The International Exchange Program and athletics department at Francis Marion University (FMU) attract international students who bring unique cultural experiences and add diversity to the campus.
“Sometimes they (international students) can be non-traditional,” Carter-McCants, assistant dean of students at FMU, said. Carter-McCant’s job involves helping international students as they come to the United States and adjust to life in Florence and at FMU.
“They (international students) come with a variety of experiences – different experiences than we are accustomed to,” Carter-McCants said. “I take it as an opportunity to embrace diversity.”
Most of the international students are from European countries such as Germany and France, and many are student athletes who have been recruited by FMU’s athletics department. Tennis and soccer are the predominant sports played by international student athletes at FMU.
The most popular area of study for international students is business administration, but there is an increase in the number of education majors. Dr. Carter-McCants thinks there are reasons international students often choose business over other majors.
“It’s a lot easier to expand in business across all cultures,” Carter-McCants said. “All cultures have to eat; they have to survive. They need currency or some means of trading to get by day to day.”
Carter-McCants estimates that 80 percent of four-year international degree students go on to graduate at FMU.
There are currently 11 students who are studying at the university ranging from a semester to one year as part of FMU’s exchange program. This year, there are 60 international students on campus at FMU, but that number fluctuates throughout the year.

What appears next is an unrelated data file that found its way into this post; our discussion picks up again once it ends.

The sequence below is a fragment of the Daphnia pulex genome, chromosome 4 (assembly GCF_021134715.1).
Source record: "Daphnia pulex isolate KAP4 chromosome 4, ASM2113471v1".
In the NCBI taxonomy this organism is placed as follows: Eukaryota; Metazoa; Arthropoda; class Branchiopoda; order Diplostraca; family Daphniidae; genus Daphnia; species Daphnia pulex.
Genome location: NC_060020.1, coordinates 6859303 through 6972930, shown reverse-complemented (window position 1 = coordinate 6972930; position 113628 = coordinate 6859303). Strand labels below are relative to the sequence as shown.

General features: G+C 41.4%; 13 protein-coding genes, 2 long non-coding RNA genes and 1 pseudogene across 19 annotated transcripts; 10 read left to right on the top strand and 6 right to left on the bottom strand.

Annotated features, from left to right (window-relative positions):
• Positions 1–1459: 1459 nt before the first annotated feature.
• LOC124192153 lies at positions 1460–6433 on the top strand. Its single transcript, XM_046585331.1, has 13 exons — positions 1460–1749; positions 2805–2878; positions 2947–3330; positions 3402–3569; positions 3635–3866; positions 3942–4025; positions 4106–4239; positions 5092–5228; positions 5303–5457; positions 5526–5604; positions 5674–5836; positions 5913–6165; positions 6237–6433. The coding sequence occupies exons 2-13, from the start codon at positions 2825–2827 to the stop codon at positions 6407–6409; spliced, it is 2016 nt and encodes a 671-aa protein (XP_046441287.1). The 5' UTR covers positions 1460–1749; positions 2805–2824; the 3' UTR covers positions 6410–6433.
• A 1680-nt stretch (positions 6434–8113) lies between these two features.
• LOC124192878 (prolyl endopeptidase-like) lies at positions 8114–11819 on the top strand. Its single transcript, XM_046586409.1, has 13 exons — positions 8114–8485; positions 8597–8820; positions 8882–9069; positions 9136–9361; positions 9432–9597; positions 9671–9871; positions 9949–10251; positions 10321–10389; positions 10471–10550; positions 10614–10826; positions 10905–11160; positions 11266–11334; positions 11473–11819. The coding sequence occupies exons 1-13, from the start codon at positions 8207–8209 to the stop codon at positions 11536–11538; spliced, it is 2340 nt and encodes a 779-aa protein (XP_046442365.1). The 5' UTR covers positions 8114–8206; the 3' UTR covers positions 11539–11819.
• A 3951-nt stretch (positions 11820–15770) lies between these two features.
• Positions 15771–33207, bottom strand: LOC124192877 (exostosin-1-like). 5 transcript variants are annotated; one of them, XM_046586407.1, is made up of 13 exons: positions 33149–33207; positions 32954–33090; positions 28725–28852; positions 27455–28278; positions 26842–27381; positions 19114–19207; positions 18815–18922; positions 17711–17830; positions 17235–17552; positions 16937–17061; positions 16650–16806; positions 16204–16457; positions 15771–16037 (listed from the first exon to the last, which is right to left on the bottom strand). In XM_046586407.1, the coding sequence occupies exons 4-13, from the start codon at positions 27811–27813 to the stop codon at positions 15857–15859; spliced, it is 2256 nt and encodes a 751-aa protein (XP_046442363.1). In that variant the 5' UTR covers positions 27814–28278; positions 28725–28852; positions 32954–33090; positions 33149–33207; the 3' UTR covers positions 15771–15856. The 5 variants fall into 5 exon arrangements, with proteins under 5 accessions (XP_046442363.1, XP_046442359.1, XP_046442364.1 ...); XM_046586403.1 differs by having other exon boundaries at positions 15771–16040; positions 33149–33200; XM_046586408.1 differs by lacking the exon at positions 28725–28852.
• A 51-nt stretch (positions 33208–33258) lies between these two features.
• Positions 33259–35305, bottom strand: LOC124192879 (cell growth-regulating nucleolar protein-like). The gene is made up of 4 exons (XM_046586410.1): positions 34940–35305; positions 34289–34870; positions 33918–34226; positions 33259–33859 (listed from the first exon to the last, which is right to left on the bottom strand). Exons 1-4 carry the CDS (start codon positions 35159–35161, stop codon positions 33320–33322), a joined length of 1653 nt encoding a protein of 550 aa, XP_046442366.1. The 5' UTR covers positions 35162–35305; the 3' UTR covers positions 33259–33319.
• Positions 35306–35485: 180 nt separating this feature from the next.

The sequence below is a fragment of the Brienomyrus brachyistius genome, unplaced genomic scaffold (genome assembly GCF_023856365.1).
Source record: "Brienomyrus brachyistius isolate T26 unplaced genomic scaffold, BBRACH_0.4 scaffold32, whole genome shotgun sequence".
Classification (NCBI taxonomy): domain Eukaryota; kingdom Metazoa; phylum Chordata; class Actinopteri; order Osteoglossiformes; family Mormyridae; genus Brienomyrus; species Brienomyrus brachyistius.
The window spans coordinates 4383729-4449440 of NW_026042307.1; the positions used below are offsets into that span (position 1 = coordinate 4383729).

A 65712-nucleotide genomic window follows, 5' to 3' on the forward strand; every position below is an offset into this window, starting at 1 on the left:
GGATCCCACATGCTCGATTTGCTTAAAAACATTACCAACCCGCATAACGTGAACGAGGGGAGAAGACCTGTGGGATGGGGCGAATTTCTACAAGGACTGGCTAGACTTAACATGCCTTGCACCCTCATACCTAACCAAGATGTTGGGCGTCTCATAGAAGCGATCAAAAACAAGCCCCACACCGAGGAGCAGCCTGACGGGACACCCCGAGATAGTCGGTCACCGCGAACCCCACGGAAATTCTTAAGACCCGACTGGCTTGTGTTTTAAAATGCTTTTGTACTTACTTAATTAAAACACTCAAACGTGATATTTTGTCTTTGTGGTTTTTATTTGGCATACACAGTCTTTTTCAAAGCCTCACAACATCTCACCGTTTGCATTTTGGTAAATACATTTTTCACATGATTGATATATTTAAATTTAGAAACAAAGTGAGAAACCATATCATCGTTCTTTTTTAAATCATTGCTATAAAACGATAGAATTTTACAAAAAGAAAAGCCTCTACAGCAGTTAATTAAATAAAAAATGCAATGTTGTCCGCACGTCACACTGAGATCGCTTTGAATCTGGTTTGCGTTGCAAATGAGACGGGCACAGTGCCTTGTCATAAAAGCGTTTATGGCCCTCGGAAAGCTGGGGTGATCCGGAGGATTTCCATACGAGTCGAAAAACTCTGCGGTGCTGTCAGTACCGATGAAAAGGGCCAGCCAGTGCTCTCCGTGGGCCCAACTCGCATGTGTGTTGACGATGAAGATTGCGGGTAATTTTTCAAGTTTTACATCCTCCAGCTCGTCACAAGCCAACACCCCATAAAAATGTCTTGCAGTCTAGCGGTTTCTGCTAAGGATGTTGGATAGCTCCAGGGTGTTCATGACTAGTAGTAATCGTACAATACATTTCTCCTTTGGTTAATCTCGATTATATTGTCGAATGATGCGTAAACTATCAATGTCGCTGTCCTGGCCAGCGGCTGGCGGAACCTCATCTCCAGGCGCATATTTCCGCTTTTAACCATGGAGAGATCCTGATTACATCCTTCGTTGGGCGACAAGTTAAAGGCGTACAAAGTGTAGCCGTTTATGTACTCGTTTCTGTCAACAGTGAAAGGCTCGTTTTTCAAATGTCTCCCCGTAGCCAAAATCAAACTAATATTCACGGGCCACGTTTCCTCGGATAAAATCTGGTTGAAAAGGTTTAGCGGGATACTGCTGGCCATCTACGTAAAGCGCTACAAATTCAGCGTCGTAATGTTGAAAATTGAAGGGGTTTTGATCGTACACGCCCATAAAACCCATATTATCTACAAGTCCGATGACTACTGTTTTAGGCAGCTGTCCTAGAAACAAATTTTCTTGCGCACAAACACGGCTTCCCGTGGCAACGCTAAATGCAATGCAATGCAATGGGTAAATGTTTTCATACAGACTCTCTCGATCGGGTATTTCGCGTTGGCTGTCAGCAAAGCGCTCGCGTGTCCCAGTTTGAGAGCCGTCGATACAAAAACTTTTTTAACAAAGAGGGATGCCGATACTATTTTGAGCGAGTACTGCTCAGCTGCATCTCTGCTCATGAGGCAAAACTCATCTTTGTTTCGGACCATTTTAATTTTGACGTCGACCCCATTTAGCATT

Carter-McCants said that she learns about the countries and customs of international students. Those students also grow from their time spent at FMU.
“I love to see how they’ve grown throughout the years,” Carter-McCants said. “Some of them have had internship experiences, gone on to win regional titles and sometimes had some extraordinary experiences.”
Dr. Carter-McCants has spent some time studying abroad in Ghana and Scotland and uses the knowledge she has gained to aid in her work with incoming international students.
“I got to learn more about different cultures,” Carter-McCants said. “It allows me to understand where other people might be coming from, especially international students.”
Jeremy Bonyaa, business administration student from France who plays soccer at FMU, said that besides struggling with the language, he did not experience any problems adjusting to life at FMU. Despite the language barrier, the international students have found the staff and students on campus to be kind and welcoming.
“I think the people here helped us a lot to integrate in this school,” Julian Glos, a freshman business administration major who also plays soccer at FMU, said.
Glos said that he enjoys attending classes at FMU because the community’s atmosphere is friendlier than in Germany.
“The whole school spirit is different,” Glos said. “That’s the spirit which connects.”